[edit on 24-2-2010 by GORGANTHIUM]



posted on Feb, 24 2010 @ 07:47 AM
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There are "hums" reported globally. I believe them to be related to the building of underground construction.

However, it is possible that in the case of Dulce, or any other, that it is other machinery or experimentation.



posted on Feb, 24 2010 @ 08:20 AM
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I know that these low- frequencie hums exist and have experienced one for a few years in the foothills above Boulder Colo. where I lived. The hum reminded me of a giant metallic disc on a turntable as I recall I was the only one who could hear it. As for an underground base at D.I.A Denver International Airport I will say there is nothing there but a badly done and horrifying mural that I refuse to call art. I worked at the site where D.I.A was erected since it's inception. I know of only one tunnel and the guys at P.C.L Const. that worked on it became very sick. That's about the only anomaly I know of. There is a chemical weapons depot across the street to the west of one entrance to D.I.A it's called the Rocky Mountain Arsenal there is allot of stuff underground there. Please don't tell me theres stuff under D.I.A I laid out runways and worked on the teminals and wiring the place and was there when only const. trailers were on that site. At any rate Norio I like and have followed your work and wish to thank you for your efforts. Good Day and Peace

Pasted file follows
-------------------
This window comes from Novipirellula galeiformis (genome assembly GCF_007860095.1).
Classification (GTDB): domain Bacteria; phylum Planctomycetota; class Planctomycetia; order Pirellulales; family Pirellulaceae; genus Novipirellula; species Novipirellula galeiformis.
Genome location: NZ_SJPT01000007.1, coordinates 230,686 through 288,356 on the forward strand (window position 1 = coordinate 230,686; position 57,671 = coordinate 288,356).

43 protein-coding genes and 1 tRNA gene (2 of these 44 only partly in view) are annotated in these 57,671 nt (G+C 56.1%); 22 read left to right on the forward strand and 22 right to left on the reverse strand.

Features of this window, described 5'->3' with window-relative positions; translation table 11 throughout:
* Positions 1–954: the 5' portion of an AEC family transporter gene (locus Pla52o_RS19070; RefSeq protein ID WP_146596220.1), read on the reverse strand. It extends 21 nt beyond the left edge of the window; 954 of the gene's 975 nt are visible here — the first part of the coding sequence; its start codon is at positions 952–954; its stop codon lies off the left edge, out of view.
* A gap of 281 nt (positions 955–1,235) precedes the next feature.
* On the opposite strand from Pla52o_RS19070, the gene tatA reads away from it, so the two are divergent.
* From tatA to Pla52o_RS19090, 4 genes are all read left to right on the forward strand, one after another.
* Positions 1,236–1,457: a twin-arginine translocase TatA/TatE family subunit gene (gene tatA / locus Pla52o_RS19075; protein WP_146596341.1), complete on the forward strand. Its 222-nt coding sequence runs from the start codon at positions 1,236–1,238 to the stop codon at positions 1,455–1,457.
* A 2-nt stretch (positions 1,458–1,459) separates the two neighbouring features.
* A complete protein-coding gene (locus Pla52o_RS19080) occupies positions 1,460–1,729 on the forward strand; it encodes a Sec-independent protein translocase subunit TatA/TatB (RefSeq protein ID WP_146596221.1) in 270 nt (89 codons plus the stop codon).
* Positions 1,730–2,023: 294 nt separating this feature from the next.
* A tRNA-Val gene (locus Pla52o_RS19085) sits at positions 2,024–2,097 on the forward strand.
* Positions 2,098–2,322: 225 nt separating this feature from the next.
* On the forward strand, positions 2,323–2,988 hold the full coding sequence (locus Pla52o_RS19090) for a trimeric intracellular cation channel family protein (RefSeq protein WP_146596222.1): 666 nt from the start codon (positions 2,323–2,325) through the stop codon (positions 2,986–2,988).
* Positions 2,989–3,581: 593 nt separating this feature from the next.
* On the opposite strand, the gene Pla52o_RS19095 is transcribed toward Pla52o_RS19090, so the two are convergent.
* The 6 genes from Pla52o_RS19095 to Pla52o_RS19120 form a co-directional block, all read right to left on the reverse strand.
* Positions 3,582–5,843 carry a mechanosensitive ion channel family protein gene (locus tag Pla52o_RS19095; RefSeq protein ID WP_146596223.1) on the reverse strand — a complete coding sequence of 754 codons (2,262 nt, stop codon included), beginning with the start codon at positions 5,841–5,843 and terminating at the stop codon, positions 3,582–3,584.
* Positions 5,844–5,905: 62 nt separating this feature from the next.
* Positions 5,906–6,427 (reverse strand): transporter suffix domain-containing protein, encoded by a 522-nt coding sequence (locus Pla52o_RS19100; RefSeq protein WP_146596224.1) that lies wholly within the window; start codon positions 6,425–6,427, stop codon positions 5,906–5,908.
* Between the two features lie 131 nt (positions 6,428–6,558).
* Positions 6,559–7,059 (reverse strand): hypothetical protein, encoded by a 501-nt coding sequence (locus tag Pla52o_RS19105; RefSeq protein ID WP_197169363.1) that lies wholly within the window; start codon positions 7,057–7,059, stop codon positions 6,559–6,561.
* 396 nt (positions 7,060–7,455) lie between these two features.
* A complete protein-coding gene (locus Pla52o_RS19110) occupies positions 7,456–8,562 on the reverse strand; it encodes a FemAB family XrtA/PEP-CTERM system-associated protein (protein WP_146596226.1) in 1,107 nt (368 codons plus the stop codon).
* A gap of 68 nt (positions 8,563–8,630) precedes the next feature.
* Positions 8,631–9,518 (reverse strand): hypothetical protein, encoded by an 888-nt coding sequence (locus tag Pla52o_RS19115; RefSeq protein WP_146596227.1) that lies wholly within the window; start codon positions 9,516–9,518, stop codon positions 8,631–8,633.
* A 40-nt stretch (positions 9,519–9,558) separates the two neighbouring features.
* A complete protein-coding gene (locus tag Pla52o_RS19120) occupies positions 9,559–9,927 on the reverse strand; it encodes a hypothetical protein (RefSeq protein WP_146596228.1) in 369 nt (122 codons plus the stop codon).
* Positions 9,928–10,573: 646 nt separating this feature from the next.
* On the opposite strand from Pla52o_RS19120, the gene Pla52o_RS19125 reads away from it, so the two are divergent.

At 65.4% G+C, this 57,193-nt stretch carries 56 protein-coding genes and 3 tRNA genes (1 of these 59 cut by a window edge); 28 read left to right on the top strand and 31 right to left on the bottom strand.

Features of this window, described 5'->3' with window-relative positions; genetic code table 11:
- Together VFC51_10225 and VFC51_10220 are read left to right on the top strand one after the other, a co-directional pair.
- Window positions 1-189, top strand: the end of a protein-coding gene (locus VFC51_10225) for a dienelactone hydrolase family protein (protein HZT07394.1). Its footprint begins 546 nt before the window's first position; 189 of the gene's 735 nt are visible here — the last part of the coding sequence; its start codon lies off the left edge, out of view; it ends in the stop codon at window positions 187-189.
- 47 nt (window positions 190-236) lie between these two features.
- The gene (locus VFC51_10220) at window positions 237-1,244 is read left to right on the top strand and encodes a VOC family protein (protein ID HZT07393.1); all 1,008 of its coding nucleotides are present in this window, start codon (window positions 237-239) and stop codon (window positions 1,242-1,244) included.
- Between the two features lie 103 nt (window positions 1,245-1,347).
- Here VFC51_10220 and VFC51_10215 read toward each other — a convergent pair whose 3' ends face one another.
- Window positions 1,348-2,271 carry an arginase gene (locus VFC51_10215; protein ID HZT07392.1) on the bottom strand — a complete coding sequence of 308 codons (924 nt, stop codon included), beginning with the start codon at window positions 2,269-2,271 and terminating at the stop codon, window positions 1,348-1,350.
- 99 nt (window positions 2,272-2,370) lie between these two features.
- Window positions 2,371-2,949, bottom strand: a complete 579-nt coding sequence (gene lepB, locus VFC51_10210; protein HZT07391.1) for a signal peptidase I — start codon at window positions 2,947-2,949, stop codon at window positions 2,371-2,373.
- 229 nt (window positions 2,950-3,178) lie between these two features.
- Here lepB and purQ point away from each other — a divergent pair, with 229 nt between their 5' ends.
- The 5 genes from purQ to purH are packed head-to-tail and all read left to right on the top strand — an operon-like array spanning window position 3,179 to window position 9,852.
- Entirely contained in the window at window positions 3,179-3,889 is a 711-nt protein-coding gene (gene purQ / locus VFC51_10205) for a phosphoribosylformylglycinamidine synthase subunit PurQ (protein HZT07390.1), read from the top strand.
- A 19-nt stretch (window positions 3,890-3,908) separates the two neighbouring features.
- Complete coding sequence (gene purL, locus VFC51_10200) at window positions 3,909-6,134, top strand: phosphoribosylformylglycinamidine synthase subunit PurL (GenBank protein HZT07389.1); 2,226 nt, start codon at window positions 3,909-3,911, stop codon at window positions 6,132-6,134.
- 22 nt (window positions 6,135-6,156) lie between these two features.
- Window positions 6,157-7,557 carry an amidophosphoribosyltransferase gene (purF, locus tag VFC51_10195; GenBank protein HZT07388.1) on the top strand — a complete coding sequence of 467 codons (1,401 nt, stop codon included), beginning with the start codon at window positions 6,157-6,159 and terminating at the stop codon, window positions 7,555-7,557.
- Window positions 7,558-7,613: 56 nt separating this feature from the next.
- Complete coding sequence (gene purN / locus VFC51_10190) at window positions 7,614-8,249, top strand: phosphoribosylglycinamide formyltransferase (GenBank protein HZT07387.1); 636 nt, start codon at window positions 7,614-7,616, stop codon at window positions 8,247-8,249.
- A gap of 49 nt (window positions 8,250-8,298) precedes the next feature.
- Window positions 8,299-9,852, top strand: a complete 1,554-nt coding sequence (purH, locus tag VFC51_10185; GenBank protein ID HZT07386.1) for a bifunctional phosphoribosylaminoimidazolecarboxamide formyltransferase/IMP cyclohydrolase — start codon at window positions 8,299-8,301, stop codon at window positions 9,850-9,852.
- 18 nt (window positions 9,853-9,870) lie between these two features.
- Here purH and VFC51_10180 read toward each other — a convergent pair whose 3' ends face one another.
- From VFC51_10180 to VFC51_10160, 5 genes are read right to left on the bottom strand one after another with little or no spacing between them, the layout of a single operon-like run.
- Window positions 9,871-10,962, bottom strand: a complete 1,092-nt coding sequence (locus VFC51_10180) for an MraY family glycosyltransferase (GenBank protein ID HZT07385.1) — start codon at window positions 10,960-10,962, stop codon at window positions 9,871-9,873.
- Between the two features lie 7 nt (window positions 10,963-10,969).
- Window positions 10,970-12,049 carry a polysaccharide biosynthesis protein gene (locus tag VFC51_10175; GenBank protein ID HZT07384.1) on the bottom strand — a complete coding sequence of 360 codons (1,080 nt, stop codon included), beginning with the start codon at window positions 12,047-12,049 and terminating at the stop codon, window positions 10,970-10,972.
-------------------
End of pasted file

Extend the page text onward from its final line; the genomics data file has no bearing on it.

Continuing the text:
posted on Feb, 24 2010 @ 08:30 AM
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reply to post by berkeleygal
 

Hi Berkely Gal, Norio H. is a sharp investigator and I think it would be neat to mount an expedition to take the photos he's talking about. And the reward would be icing on the cake. There may be an element of risk but what the heck.....



posted on Apr, 17 2010 @ 09:30 PM
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not to sound crazy or anything, but probably like 2 and a half weeks ago. during 3 nights ( 2 nights at 12am, and one night at 1am ) all of a sudden I would hear a very low noise whose pitched changed every second. Kinda like OoOoOoO and just imagine what a UFO would sound like. Thats what it sounds to me like. Not saying it was a UFO but it only appeared on 3 occasions in a row. Also off topic, but when I try to go to sleep, I usually hear a very faint buzzing sound kinda like the annoying very high pitched mosquito sound. I made sure everything was turned off and the noise still comes. Kinda like the sound your speakers give off when your computer is off and they are on on high volume if you know what I mean. But any clues on what this noise can be?



posted on Apr, 20 2010 @ 12:23 PM
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I'm new to the site and have read some info on the "Base at Dulce" but I have a question that some might be able to answer. Like Area 51 were one can clearly see that there is at the very least something there on the surface, has someone found or know of an entrance into the facilty at Dulce? Or is there any evidence of an underground facilty large or small that can be seen? Such as vents popping up out of the ground? I have read some of the Edwin Castello interview and man if just 1% of what that guy had to say was true HOLY SH*$.



posted on Apr, 21 2010 @ 01:12 PM
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My parents still live in Dulce, I'll ask them if they've noticed anything. I haven't been out there since September, 2010 and I stood outside around 11:00pm amongst the dead silence of the reservation. Didn't hear a thing.

Also my best friends are still out there. I'll see if they've noticed anything.

I wonder if this is reminiscent of the "Toas Hum".